Seltzer: It really will. There are multiple kind of issues of context that we need to discuss before we can answer what seems like a straightforward question. ME goes undiagnosed, up to 90% of the time, because clinicians aren’t taught about it and don’t recognize the symptoms for what they are. I still encounter everyday people who consider chronic fatigue syndrome to be the one symptom of long-term fatigue. And of course, ME/CFS has diagnostic

Jamie Seltzer, director of scientific and medical outreach for #MEAction.

Jamie Seltzer, director of scientific and medical outreach for #MEAction.

criteria that require multiple symptoms. The cardinal symptom of which is post-exertional malaise [PEM] and not even fatigue. Post-exertional malaise is when patients experience a flare of symptoms, or the appearance of new symptoms after physical or cognitive overexertion. And there’s often this very characteristic 24-hour delay between the trigger and experiencing this sometimes incredibly debilitating symptom or series of symptoms called PEM, oftentimes after patients have overdone it, they can’t even sit up in bed. The fact that this is an unrecognized symptom, and that even many clinicians don’t know the cardinal symptoms, means that they don’t recognize it when they see patients in clinics who present with ME/CFS. We do have excellent medical education out there but clinicians are busy. Many of them were educated back in the ’90s, when there were derogatory terms like yuppie flu used for people who had these diseases. And so, while there up to 2.5 million sufferers of ME/CFS in the United States pre-pandemic; the majority of them don’t know what’s wrong with them. We expect those numbers to—I hate to even say it because I worry your viewers will think I’m exaggerating—but I’m actually being conservative. We expect the number of people with ME/CFS to triple or quadruple due to the pandemic alone.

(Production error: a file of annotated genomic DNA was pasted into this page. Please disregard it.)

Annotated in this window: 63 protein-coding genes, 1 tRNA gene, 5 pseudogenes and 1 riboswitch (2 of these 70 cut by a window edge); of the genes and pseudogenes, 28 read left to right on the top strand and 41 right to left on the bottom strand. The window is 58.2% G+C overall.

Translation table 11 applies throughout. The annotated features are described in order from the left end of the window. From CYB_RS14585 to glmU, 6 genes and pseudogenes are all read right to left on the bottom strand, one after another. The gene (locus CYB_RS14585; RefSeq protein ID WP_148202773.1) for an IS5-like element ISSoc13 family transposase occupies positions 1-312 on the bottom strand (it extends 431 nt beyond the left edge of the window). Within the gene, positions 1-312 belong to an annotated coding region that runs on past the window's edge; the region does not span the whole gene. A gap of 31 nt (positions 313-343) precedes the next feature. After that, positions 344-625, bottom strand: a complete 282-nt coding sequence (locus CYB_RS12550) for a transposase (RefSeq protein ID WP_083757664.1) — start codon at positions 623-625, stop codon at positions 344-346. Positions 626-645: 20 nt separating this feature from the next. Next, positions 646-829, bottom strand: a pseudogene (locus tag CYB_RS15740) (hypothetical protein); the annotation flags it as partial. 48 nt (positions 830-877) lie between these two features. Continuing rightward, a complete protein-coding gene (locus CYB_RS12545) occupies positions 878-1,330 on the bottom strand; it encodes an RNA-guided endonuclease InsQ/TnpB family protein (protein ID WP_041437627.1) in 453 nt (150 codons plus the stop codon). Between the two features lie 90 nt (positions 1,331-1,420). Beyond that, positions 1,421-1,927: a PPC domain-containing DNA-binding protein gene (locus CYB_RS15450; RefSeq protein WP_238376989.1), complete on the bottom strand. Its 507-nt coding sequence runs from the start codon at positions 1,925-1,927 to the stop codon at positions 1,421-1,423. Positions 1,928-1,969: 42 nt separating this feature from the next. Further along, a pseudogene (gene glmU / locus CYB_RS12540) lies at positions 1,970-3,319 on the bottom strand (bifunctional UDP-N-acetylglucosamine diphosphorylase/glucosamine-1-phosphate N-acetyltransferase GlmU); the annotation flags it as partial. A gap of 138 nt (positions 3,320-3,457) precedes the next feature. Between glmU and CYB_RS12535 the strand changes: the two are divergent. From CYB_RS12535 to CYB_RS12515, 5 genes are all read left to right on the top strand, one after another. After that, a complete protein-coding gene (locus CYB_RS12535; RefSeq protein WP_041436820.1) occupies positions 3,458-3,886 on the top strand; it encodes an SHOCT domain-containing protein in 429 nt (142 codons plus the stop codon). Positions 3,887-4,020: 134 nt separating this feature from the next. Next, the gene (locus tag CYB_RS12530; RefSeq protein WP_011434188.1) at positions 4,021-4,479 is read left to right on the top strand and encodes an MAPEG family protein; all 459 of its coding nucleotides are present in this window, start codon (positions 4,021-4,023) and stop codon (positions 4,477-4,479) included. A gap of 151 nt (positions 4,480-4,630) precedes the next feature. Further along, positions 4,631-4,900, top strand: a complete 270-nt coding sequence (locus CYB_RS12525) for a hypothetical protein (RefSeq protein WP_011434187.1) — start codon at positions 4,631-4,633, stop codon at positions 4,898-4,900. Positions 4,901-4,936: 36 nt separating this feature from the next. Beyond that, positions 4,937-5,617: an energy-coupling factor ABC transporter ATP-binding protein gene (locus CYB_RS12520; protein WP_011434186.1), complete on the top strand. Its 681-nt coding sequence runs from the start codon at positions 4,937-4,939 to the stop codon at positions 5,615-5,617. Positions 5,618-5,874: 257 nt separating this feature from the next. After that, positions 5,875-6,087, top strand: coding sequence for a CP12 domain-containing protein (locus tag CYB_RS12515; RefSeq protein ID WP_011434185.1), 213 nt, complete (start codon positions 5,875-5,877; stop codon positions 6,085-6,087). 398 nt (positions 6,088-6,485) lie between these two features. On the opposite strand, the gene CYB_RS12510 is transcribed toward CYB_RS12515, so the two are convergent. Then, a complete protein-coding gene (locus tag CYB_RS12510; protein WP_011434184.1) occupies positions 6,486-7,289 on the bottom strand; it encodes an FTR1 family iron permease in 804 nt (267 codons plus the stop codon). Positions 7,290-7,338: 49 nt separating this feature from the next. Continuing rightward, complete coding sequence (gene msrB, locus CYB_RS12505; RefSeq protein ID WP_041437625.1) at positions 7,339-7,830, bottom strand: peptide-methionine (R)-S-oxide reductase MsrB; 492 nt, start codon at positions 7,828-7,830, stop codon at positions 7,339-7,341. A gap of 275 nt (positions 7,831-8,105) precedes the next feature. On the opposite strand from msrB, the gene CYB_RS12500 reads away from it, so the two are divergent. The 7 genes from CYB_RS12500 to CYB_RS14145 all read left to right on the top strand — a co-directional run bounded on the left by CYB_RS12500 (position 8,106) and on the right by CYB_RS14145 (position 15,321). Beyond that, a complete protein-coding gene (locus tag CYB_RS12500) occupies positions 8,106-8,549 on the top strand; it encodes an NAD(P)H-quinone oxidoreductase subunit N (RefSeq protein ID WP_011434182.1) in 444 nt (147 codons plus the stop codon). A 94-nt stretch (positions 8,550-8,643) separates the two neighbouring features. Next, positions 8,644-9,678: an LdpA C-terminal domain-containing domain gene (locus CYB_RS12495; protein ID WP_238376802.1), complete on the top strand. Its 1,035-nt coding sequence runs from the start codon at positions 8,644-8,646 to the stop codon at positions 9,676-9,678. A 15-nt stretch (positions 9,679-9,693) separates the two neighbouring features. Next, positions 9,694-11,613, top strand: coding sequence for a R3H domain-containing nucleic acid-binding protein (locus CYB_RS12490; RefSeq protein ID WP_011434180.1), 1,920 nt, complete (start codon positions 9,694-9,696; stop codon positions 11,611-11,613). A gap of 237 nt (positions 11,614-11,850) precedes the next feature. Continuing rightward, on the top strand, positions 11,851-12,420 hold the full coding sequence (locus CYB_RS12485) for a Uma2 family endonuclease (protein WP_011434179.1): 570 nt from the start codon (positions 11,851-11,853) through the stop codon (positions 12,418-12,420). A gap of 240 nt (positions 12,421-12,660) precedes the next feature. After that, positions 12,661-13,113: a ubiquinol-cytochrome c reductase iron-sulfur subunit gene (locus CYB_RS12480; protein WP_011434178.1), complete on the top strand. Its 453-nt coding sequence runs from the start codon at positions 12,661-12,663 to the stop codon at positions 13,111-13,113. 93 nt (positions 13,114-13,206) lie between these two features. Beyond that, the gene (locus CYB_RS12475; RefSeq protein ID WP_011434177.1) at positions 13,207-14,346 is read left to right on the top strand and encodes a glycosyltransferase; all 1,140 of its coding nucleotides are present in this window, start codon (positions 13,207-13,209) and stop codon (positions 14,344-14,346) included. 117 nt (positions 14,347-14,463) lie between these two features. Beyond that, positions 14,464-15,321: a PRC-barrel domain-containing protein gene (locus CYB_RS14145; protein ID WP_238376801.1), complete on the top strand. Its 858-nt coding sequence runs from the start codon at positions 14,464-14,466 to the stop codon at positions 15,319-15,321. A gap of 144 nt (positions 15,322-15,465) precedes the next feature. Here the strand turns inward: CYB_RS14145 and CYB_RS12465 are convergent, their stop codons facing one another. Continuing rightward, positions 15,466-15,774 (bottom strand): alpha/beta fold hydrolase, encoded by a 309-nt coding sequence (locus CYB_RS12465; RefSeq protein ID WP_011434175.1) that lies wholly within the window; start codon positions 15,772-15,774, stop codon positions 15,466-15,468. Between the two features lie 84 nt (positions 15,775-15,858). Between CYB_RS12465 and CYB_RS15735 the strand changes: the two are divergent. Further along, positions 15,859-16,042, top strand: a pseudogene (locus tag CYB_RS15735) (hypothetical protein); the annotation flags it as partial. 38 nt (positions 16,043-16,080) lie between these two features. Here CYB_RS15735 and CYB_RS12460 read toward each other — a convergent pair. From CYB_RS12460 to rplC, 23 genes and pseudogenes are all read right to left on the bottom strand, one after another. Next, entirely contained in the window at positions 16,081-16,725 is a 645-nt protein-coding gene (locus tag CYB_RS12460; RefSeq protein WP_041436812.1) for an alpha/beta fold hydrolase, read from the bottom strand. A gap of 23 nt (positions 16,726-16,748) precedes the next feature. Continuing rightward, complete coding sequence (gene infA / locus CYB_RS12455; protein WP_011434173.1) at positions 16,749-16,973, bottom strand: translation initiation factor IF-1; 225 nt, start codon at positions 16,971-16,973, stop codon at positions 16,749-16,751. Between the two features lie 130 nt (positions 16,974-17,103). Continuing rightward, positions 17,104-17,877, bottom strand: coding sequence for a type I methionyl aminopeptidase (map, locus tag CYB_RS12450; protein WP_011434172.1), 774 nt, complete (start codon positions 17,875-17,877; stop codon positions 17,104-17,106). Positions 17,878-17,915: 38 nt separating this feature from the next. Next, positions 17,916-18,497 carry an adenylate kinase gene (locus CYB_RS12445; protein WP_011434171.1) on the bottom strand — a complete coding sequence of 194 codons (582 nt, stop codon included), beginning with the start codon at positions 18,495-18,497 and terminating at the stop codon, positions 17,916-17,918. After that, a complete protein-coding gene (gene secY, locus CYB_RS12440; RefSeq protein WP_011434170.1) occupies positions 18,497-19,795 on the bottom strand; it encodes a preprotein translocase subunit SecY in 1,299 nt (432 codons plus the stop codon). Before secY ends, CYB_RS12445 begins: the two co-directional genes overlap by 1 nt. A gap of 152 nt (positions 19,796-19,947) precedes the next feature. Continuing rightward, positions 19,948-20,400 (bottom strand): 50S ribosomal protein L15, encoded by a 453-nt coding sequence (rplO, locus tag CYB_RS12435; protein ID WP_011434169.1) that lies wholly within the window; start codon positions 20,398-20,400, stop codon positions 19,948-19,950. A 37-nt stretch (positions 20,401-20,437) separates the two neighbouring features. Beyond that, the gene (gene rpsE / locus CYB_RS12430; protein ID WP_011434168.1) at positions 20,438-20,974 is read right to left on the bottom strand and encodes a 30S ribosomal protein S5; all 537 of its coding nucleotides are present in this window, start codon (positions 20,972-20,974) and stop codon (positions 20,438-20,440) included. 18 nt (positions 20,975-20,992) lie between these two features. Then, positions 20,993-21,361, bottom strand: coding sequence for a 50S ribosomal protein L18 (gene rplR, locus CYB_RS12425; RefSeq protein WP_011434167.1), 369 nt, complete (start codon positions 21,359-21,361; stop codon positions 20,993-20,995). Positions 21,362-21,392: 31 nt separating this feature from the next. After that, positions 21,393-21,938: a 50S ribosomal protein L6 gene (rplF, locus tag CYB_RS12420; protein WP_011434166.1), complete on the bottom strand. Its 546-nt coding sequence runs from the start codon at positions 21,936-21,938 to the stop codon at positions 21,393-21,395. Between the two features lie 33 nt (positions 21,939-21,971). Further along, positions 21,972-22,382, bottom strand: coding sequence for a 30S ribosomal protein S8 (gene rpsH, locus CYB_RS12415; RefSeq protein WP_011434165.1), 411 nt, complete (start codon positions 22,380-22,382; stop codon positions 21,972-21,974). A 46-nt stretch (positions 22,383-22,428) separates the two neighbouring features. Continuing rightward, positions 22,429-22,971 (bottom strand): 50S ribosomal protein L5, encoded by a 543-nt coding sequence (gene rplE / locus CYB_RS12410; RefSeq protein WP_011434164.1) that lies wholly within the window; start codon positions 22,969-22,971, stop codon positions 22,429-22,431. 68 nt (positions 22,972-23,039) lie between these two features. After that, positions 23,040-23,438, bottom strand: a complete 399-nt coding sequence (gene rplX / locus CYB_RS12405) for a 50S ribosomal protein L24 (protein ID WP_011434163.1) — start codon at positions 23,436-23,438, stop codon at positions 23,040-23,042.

ICT®: How long have we known about ME/CFS?